One change I openly welcome is the removal of the ‘snorkel’ air intake on the righthand side of the current R nineT. This change leaves more of the Boxer twin in view, which is never a bad thing. Additionally, the paint finishes appear more black than grey on the R 12 nineT. BMW has clearly pulled back on the use of silver components which gives this new model a somewhat more aggressive appearance.
BMW R 12 nineT performance
The engine powering the R12 nineT will be the very latest iteration of the manufacturer’s 1200cc oilhead boxer. This is where the R 12 naming convention comes into play, and is something they are now applying to other models in their heritage lineup. BMW has reworked the exhaust for the R 12 adding in sharper bends and a crossover pipe which to me makes the headers look a bit like a set of crash bars. Under the belly of the bike is the usual ‘bread box’ catalytic converter and the system is capped off with a pair of sleek chrome reverse megaphone mufflers. As for power, torque and what kind of mileage the engine will offer it is all still under wraps. The current R nineT puts out 109hp and while it would be nice to see a figure closer to say the 136bhp of the R 1250 R, it’s more likely things will remain relatively the same.
In terms of handling the suspension setup appears again to be very similar to the existing model. We can, of course, expect to get the latest updated 2024 version of the forks and paralever. Whether there will be a Pure version of the R 12 with standard forks and a lower price tag is yet to be revealed. The Brembo brakes appear similar too and they’re hooked up using braided steel lines. One other change that BMW has hinted at is the chassis. As to how different the R 12 frame is to the previous model it’s yet to be revealed, but they’ve promised a full specification list in mid-2023.
As you’d expect BMW has also updated the standard equipment on the 2024 R 12 nineT. Starting with the lighting you can expect to get a full set of LED accessories including the headlight and tail light which is now built into the tail unit. The cockpit is dominated by the latest version of the model’s twin, classic-looking round analogue gauges. An LCD screen on the face of each dial relays information to the rider such as the speed, current gear, trip information, ride modes and more. Spoked 17-inch wheels will also come as standard.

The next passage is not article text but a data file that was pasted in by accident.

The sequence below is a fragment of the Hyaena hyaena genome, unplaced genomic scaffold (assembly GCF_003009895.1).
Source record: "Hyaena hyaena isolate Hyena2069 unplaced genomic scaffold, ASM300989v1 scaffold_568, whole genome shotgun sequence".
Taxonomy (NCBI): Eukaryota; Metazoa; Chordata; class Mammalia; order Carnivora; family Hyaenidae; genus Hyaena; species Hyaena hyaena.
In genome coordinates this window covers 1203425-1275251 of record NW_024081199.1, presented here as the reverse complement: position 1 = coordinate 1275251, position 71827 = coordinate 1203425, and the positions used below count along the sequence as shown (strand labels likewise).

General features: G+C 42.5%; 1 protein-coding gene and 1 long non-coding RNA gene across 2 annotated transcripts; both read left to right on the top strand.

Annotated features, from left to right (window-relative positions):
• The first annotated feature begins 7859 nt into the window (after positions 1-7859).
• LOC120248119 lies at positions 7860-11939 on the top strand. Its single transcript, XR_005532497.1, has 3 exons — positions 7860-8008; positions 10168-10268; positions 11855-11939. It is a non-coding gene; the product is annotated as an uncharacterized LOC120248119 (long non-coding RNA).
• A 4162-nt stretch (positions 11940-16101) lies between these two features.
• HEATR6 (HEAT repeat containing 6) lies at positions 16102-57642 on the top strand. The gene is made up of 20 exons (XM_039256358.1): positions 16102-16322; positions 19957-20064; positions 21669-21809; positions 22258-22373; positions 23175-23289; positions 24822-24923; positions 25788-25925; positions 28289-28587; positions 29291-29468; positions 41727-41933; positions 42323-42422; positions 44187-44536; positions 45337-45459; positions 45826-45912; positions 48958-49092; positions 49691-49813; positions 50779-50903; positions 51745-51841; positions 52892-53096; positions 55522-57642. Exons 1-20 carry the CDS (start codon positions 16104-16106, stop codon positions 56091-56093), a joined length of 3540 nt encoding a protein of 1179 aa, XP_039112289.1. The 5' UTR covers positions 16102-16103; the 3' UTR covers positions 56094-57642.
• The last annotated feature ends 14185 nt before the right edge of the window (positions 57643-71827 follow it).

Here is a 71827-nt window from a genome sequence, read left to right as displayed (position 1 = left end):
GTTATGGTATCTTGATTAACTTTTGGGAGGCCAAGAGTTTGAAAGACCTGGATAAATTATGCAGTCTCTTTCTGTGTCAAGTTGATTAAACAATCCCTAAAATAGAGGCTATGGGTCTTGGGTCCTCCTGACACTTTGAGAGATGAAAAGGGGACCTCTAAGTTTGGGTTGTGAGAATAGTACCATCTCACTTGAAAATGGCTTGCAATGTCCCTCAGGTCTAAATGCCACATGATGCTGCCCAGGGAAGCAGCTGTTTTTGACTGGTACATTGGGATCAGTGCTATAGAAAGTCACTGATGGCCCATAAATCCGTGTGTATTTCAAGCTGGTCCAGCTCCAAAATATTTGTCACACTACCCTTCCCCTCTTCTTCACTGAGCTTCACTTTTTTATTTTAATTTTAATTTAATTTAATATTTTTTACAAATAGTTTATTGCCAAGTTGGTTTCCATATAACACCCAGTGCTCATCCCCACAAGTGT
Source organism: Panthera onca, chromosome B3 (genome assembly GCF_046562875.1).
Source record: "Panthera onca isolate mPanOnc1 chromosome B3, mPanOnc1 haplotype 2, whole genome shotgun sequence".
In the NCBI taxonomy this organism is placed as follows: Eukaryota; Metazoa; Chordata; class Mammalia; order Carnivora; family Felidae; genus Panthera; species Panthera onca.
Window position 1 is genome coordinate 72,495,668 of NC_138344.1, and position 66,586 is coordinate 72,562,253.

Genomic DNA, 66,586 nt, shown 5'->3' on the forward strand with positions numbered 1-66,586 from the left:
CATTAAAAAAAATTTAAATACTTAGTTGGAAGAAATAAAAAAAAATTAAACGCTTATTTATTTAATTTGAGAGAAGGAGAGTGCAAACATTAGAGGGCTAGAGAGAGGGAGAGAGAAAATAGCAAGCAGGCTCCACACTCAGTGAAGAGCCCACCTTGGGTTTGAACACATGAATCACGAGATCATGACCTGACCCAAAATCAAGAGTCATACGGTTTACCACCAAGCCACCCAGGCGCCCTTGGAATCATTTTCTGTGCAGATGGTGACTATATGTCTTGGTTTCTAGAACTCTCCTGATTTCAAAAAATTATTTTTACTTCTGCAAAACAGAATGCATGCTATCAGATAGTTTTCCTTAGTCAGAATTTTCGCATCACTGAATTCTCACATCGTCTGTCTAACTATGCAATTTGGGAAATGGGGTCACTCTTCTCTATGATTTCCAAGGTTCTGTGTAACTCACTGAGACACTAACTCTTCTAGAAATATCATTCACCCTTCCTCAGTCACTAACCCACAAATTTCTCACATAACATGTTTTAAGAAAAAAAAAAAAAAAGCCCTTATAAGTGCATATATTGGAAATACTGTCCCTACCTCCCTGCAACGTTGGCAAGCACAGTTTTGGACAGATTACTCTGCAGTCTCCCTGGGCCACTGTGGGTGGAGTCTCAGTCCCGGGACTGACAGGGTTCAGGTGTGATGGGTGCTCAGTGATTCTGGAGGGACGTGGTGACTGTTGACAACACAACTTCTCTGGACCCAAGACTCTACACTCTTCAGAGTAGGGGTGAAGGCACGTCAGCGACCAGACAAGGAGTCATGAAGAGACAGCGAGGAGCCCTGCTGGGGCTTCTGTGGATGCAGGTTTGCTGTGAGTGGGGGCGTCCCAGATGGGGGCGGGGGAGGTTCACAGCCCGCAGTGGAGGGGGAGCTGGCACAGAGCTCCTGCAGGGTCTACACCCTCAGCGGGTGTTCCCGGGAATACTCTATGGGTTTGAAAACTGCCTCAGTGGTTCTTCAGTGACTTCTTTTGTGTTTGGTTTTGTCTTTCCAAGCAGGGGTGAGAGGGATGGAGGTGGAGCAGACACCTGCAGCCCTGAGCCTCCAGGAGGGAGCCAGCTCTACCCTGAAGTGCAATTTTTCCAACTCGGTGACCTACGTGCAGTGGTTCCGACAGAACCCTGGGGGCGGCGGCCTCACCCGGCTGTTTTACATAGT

Customising the new BMW R 12 nineT
“As is tradition, attractive customization options are offered as part of the original BMW Motorrad accessory range,” says Edgar Heinrich. So, similar to the current model, there are sure to be a plethora of Option 719 parts accompanying the release of this bike.
The relative ease with which the original R nineT could be customised was instrumental to its success. BMW Motorrad hasn’t overlooked this fact so the tradition continues with the R 12 nineT. Similar to the original model the R 12 has specially designed wiring harnesses which make tasks like changing the turn signals hassle-free. The rear subframe also remains a bolt-on item so it too can be swapped with aftermarket versions to completely restyle the rear end.
If BMW uses the same tactic they did back in 2014 with the release of this bike, we’re sure to be seeing some cool collaborations with custom workshops too. This is perhaps the most exciting aspect of this new model release for us. Hopefully, BMW will not disappoint.